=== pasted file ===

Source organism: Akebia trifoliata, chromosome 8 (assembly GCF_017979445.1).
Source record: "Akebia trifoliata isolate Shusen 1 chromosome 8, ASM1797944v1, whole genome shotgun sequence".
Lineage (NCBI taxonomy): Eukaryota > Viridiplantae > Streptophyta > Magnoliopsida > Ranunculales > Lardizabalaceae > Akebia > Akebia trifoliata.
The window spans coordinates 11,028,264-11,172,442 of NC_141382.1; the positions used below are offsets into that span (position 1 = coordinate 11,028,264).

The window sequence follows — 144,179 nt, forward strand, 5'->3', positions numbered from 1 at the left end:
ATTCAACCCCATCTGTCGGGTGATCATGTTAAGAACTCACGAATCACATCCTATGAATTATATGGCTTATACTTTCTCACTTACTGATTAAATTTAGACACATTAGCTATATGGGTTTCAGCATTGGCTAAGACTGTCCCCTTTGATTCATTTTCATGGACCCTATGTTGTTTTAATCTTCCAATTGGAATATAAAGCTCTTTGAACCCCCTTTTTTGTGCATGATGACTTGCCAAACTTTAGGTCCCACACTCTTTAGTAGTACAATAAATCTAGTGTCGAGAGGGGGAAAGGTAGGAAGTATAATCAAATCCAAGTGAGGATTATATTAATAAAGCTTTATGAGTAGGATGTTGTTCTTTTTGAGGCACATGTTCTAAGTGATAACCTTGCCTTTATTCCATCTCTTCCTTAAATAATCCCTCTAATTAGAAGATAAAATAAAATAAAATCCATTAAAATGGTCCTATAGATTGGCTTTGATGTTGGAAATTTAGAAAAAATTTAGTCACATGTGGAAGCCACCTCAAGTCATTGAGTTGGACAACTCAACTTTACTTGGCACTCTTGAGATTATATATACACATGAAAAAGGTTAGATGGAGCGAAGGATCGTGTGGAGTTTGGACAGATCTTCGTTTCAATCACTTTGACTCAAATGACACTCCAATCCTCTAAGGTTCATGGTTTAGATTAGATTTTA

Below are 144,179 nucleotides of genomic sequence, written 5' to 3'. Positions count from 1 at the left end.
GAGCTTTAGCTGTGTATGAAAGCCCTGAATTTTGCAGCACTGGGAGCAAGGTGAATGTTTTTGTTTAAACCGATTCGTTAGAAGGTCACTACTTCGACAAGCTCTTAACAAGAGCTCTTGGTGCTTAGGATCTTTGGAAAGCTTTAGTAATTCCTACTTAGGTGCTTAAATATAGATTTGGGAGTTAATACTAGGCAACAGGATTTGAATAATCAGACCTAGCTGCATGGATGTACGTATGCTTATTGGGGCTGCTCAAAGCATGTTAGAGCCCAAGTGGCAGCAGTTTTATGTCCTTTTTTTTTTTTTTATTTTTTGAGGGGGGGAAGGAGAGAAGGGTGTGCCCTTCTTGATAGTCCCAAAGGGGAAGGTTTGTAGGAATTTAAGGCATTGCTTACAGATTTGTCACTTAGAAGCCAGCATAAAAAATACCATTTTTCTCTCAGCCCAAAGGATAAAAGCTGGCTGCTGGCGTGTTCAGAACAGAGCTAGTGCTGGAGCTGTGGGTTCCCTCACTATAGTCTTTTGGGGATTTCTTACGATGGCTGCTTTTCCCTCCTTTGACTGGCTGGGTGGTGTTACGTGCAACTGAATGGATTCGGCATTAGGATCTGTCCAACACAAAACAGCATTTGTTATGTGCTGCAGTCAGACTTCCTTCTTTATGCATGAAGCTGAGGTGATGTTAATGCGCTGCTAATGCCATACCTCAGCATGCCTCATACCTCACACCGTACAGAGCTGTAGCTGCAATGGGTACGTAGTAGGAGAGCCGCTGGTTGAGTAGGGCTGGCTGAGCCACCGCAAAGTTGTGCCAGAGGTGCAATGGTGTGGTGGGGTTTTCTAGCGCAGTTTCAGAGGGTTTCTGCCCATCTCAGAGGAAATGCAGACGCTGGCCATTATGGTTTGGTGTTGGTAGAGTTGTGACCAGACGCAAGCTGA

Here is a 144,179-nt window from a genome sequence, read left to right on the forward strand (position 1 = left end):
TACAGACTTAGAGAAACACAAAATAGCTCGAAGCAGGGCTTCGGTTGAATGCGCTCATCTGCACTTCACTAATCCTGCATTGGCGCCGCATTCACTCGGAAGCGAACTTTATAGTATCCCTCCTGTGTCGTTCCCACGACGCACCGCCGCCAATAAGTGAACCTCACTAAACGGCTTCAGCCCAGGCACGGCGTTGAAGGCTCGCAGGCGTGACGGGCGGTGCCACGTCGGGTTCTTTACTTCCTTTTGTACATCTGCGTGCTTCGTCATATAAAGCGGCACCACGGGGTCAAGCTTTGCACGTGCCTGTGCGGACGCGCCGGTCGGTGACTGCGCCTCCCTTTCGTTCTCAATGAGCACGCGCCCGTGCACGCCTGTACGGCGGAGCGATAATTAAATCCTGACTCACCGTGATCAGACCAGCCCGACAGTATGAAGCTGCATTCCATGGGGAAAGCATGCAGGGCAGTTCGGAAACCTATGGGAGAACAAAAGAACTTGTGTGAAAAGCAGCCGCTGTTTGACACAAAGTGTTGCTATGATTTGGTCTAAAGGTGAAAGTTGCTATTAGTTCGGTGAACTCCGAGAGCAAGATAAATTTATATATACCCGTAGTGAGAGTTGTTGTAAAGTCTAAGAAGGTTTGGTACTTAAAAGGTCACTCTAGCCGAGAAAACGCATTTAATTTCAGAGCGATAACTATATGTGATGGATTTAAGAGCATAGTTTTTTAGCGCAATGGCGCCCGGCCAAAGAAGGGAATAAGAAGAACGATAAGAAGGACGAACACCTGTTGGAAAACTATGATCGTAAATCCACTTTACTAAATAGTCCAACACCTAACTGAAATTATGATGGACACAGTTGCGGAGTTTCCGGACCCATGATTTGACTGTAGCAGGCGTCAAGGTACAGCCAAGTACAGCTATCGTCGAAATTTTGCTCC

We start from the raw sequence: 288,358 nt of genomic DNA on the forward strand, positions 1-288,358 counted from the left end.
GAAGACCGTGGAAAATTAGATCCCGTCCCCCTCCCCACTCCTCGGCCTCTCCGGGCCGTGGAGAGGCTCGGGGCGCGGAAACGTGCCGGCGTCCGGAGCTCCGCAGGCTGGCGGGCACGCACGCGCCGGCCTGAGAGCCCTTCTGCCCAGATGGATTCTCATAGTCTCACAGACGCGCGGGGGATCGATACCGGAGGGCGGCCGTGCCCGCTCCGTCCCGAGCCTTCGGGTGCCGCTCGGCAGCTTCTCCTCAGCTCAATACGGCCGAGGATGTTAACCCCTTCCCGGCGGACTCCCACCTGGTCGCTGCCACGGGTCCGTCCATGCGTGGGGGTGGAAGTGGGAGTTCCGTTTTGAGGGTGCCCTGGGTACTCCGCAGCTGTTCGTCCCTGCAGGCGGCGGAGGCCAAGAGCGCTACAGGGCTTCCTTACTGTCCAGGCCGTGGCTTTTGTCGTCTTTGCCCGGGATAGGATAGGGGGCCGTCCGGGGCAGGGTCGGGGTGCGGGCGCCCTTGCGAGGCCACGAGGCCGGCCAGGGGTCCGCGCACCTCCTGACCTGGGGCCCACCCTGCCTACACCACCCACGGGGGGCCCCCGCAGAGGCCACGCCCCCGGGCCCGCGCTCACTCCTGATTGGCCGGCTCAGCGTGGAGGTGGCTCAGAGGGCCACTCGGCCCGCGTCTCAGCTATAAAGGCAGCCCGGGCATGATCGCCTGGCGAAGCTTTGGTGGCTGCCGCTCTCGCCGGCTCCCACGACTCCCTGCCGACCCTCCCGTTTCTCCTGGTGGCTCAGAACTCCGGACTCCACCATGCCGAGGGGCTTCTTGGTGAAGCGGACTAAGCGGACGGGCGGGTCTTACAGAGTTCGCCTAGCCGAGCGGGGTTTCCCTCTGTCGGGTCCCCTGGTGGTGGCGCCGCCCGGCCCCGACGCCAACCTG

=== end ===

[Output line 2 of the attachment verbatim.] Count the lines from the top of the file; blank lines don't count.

Source record: "Akebia trifoliata isolate Shusen 1 chromosome 8, ASM1797944v1, whole genome shotgun sequence".